This can be a difficult process to navigate on your own. What are the specific numbers based on your situation? Have you considered inflation, taxes, interest rates, market volatility? Luckily, Foran Financial Group can help. Our team is experienced in helping young investors just getting started as well as seasoned professionals with more complex financial needs. The key is starting the conversation.

4. Create a Financial Calendar

You likely have multiple goals you want to accomplish. Plugging all of your milestones into a financial calendar can help you visualize and keep track of it all. 

For example, suppose you want to max out your 401(k) for the year, start saving for your child’s college, and pay off the rest of your student loans. Your financial calendar may look like this: 

January

  • Contribute $1,625 in pre-tax dollars to my 401(k)
  • Make sure I take full advantage of my employer’s match
  • Save $100 in my daughter’s 529 Savings Plan
  • Pay an extra $200 toward my student loan balance

February

  • Update my estate plan beneficiaries
  • Contribute $1,625 in pre-tax dollars to my 401(k)
  • Save $100 in my daughter’s 529 Savings Plan
  • Pay an extra $200 toward my student loan balance

March

  • Put 50 percent of my tax return in savings and the other 50 percent toward my loans
  • Contribute $1,625 in pre-tax dollars to my 401(k)
  • Save $100 in my daughter’s 529 Savings Plan
  • Pay an extra $200 toward my student loan balance

Again, a financial advisor can help. At Foran Financial Group, we help clients establish and track specific steps needed to reach their individual financial goals.

5. Keep Your Savings Out of Your Checking Account

As financial advisors in New Jersey, we often see savings goals go awry when money is not separated or specifically earmarked – it’s there; why not spend it? One trick that we’ve seen that helps is keeping your savings “out of sight, out of mind.” Another trick is making investment contributions automatic. The more you can put on autopilot, the less you’ll have to convince yourself not to spend certain money. Having to manually move money each month can be difficult emotionally.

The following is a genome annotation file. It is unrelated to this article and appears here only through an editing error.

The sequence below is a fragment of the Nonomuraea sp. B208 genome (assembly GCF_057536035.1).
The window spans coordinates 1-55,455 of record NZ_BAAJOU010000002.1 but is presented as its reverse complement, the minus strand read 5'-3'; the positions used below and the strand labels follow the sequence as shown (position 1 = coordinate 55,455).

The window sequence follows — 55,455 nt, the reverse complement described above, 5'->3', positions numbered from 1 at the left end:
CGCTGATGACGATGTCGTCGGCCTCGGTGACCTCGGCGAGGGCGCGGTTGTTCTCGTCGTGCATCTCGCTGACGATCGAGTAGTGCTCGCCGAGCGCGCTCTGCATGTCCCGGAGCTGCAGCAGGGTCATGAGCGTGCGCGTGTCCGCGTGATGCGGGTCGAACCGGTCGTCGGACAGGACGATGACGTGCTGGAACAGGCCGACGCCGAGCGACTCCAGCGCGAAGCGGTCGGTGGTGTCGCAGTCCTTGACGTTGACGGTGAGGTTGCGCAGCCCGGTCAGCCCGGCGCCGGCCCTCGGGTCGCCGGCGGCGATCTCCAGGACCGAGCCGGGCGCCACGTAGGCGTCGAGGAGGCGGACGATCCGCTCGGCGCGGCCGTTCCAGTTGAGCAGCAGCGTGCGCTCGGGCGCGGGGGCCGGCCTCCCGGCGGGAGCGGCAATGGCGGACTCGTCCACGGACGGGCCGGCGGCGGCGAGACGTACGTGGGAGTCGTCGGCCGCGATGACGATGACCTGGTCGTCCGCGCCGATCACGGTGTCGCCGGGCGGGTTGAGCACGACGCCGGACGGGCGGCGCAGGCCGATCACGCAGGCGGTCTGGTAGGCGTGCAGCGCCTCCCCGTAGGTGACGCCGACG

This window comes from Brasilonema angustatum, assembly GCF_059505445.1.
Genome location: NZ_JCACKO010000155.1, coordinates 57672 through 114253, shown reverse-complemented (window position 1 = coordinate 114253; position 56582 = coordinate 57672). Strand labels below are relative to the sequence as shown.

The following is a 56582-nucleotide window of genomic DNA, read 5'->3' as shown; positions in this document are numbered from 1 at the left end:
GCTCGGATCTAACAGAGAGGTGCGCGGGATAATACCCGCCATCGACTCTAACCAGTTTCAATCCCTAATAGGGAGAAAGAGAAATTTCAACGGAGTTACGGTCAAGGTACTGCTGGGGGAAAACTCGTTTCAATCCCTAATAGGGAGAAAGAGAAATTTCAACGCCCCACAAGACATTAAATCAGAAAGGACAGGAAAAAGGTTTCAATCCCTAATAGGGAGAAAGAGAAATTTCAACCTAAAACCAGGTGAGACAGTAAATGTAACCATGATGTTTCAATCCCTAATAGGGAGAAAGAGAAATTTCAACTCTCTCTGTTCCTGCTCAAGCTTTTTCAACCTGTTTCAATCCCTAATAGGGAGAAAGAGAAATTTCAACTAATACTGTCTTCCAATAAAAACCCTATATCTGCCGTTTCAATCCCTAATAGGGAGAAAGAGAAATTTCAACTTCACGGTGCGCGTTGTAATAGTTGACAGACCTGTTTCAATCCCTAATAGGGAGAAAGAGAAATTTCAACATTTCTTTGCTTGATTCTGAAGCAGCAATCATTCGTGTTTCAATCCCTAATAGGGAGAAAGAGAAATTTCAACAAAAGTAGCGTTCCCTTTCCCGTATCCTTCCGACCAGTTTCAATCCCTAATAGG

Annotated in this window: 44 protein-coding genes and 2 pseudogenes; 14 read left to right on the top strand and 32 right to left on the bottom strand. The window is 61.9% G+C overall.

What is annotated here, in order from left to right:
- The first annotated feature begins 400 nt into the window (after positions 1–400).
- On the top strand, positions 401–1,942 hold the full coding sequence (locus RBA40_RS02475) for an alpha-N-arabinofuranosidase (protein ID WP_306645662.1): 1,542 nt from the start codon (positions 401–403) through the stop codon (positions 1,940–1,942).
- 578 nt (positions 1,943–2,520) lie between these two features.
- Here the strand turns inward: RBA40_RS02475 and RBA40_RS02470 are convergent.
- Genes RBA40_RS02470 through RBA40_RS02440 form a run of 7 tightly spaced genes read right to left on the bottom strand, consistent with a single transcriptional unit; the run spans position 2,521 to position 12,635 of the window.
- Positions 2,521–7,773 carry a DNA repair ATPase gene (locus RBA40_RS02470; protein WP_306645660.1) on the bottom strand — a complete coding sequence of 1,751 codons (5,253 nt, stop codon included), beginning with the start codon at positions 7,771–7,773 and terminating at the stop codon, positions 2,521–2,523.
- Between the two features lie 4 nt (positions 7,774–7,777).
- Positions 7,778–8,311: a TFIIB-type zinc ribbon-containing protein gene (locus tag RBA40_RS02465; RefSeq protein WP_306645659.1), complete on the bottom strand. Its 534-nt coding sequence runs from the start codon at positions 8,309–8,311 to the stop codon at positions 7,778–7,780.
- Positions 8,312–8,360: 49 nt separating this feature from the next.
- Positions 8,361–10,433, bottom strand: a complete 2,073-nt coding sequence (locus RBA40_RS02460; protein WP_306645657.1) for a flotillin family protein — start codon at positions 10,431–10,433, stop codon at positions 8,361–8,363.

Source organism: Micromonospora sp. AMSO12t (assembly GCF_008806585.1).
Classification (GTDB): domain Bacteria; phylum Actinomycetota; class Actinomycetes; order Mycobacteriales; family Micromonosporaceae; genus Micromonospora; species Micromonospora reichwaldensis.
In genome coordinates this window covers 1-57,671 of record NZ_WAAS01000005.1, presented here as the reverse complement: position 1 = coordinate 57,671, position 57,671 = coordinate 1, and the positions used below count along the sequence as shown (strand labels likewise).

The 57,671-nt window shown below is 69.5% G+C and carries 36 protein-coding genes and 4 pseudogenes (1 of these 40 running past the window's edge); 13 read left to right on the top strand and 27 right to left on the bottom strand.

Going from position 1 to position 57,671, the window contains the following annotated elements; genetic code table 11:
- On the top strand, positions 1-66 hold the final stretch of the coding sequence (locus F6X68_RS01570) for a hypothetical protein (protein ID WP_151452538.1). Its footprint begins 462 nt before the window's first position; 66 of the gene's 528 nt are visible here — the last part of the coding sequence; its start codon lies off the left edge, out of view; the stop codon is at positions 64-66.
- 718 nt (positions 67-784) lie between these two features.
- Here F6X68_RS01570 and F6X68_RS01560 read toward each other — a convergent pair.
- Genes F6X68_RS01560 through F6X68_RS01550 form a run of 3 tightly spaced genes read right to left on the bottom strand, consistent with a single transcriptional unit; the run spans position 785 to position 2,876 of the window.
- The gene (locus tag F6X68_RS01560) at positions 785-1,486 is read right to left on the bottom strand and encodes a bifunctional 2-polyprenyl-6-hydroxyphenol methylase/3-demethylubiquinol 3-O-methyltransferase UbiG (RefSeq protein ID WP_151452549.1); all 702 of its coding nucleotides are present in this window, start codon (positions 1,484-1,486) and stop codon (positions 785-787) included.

See if your bank allows you to set up direct deposit so money automatically reroutes to your savings account each time you get paid. If you have other retirement or investment accounts outside of your 401(k), set up automatic payments for those as well, if possible. 

Make note: This doesn’t mean you should take a set-it-and-forget-it approach to saving and investing! Make sure to review your plans at least once a year to make sure it still makes sense and your goals haven’t changed.

6. Enlist the Help of an Accountability Partner

What better accountability partner than a professional financial advisor you trust? At Foran Financial Group, we believe a financial advisor should serve as your support system and motivator as you work toward your life goals. 

Think of a financial advisor as a personal trainer for your finances. A financial advisor can:

  • Help you set clear, realistic goals
  • Keep you challenged and motivated as you work toward those goals
  • Help you “avoid injuries” by spotting financial pitfalls you need to watch out for
  • Serve as your sounding board when you need advice on what to do next
  • Offer outside, objective advice if you start to drift off course
  • Help you adjust your goals as life changes (Has COVID-19 changed your goals?)

In many cases, a financial advisor can be the key to achieving success, especially if you struggle to stay motivated or simply don’t know where to start with your financial goals.

retirement post-COVID-checklist

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The financial professionals associated with Foran Financial Group may discuss and/or transact business only with residents of the states in which they are properly registered or licensed. No offers may be made or accepted from any resident of any other state.

The opinions voiced in this material are for general information only and are not intended to provide specific advice or recommendations for any individual. All performance referenced is historical and is no guarantee of future results. All indices are unmanaged and may not be invested into directly.